Fiat Moves to Invest Its Way Out of Financial Doldrums
WHILE automakers all across Europe are moaning about slumping demand, Italian car manufacturers are justified in their complaints.
In the first nine months of 1993, the Italian car market dropped 22.3 percent. Italians are reluctant to buy big-ticket items while their country's political and economic situation remains uncertain.
``There has been a huge drop in consumption,'' says Sirio Tardella, head of research at UNRAE, the foreign automaker's lobby in Rome. ``The Italians have discovered they're not as rich as they thought they were.''
Fiat, Italy's leading automaker and one of its best-known companies, is passing through difficult waters, with losses of $604 million in the first half of this year against pre-tax profits of $409 million in 1992. Debt stands at $4.4 billion.
To make a comeback, the company is embarking on an ambitious capital investment program. Efforts to finance the plan by selling off Fiat holdings, such as the Rinascente department store, failed because of Italy's recession. So as part of an agreement to bring in new investments, company head Gianni Agnelli has abandoned plans to retire next year and will remain at his post.
Fiat's market share has declined in Europe and Italy since the late 1980s. Europewide it has continued to slip, from 12 percent in the first eight months of 1992 to 11.1 percent in the same period this year.
Automakers everywhere are experiencing a bad year, says Gualberto Ranieri, a Fiat spokesman. ``Everybody is suffering,'' he says.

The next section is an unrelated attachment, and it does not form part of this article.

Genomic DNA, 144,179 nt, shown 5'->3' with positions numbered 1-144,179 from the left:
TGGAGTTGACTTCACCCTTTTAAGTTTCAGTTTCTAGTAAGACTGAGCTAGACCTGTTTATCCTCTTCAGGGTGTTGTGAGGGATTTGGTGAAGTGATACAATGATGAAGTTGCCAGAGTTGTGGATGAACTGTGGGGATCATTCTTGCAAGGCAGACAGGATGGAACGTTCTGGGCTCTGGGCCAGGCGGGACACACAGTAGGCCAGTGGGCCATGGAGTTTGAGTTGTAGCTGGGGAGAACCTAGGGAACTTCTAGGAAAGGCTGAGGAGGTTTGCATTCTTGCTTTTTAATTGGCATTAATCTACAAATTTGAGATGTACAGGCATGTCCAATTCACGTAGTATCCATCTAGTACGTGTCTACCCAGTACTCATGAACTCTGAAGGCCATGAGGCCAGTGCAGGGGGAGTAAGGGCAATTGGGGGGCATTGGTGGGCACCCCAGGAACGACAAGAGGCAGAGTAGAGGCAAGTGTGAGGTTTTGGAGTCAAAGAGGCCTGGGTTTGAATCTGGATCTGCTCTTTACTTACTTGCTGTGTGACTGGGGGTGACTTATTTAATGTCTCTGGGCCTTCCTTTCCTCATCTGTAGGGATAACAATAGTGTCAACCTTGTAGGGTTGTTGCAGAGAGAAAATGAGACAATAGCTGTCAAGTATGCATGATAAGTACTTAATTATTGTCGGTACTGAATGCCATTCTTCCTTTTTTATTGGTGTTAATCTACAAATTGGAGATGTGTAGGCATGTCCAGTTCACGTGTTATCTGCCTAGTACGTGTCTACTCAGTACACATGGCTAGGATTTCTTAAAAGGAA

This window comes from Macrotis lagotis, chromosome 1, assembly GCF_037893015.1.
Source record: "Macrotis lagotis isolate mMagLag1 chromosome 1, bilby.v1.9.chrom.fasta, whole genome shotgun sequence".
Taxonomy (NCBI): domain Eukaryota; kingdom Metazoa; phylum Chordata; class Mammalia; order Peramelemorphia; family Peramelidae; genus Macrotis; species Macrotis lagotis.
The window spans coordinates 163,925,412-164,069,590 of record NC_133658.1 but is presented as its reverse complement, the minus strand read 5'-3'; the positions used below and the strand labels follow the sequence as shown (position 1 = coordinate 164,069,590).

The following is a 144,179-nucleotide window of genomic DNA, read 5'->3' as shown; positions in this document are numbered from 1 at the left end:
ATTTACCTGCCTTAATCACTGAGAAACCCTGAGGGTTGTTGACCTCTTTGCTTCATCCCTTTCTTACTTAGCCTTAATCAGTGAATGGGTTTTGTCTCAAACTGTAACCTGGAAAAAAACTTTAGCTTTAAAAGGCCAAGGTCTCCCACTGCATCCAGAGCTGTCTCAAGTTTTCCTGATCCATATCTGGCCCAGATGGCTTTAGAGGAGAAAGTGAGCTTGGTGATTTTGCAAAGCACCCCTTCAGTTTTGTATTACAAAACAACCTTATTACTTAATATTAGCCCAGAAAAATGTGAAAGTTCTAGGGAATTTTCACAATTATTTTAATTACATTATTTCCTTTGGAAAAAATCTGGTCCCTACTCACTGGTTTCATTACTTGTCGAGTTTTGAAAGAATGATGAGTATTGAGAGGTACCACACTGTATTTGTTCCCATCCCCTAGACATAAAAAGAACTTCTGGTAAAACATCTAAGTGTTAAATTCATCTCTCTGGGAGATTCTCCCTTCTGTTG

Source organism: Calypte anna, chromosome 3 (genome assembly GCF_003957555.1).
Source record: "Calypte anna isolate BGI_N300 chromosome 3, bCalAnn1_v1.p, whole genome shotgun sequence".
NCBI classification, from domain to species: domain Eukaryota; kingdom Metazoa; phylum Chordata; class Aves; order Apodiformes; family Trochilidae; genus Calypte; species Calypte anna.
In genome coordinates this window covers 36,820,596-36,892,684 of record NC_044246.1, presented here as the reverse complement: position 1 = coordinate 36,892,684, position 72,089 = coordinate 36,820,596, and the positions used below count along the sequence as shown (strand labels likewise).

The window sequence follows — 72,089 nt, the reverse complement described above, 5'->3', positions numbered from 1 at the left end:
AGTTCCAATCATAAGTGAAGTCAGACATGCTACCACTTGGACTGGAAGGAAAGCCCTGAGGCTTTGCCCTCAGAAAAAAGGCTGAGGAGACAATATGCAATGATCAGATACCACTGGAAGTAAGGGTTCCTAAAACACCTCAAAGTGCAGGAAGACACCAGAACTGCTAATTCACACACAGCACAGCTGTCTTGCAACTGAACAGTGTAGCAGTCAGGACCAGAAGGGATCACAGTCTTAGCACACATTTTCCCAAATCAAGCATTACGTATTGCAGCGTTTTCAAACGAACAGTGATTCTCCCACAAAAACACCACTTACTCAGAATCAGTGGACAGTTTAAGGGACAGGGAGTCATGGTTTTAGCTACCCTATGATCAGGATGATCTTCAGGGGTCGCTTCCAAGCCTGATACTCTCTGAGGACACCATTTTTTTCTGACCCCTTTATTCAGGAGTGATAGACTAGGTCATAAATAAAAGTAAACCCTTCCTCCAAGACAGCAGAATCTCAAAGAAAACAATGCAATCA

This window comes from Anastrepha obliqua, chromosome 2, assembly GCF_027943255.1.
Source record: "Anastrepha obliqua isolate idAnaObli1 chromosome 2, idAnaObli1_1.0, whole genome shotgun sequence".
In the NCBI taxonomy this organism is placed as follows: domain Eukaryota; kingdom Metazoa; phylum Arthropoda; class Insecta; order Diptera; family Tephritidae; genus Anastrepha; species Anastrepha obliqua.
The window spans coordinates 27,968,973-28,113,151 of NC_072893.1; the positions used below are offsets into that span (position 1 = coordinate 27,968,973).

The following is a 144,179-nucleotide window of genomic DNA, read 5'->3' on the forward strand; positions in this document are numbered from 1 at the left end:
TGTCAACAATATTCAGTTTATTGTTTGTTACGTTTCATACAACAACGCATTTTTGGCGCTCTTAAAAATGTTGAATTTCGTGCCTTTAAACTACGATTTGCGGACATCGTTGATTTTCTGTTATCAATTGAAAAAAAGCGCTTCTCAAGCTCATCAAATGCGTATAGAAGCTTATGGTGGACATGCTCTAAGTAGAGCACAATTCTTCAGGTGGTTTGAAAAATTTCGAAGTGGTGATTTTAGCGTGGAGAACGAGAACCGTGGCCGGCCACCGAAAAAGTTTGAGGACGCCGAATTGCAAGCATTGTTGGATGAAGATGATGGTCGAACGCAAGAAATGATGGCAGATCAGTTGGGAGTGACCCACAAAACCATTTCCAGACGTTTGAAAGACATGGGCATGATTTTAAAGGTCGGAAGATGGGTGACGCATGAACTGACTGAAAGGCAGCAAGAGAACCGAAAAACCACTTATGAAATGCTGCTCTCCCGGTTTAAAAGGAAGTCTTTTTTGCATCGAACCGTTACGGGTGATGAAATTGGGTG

To reverse Fiat's fortunes, Mr. Agnelli is pouring his energies into a complete renovation of the car line, including the introduction of a new quality subcompact called the Punto. It will go head-to-head in Europe against the Ford Fiesta (known as the Festiva in the United States), the Opel Corsa, the Renault Clio, and the Peugeot 205.
Fiat is spending $3.4 billion on the Punto as part of its larger five-year, $25 billion capital-investment program, which aims at increasing the automaker's competitiveness. From 1992 to 1996, Fiat will introduce 18 new models; at the end of 1996, the oldest Fiat automobiles will be the Fiat 500 and the Alfa Romeo 155, both introduced last year.
More than half the money will be spent on manufacturing investments, including a new auto plant near Melfi and an engine factory at Pratola Serra, outside Naples. Both plants are located in southern Italy, where labor is cheaper than in the north.
At the beginning of next year, the Melfi plant will begin manufacturing the Punto and by the end of the year will be producing 800 cars a day. Melfi is a so-called greenfield factory, at which all operations have been looked at with fresh eyes: As a result, productivity per employee each year is expected to be nearly twice that of other Fiat plants. Ranieri also stresses that 22 parts suppliers are installing facilities in the Melfi area.
``No other carmaker has so many suppliers literally around the corner,'' he says, ``and that is quite important.''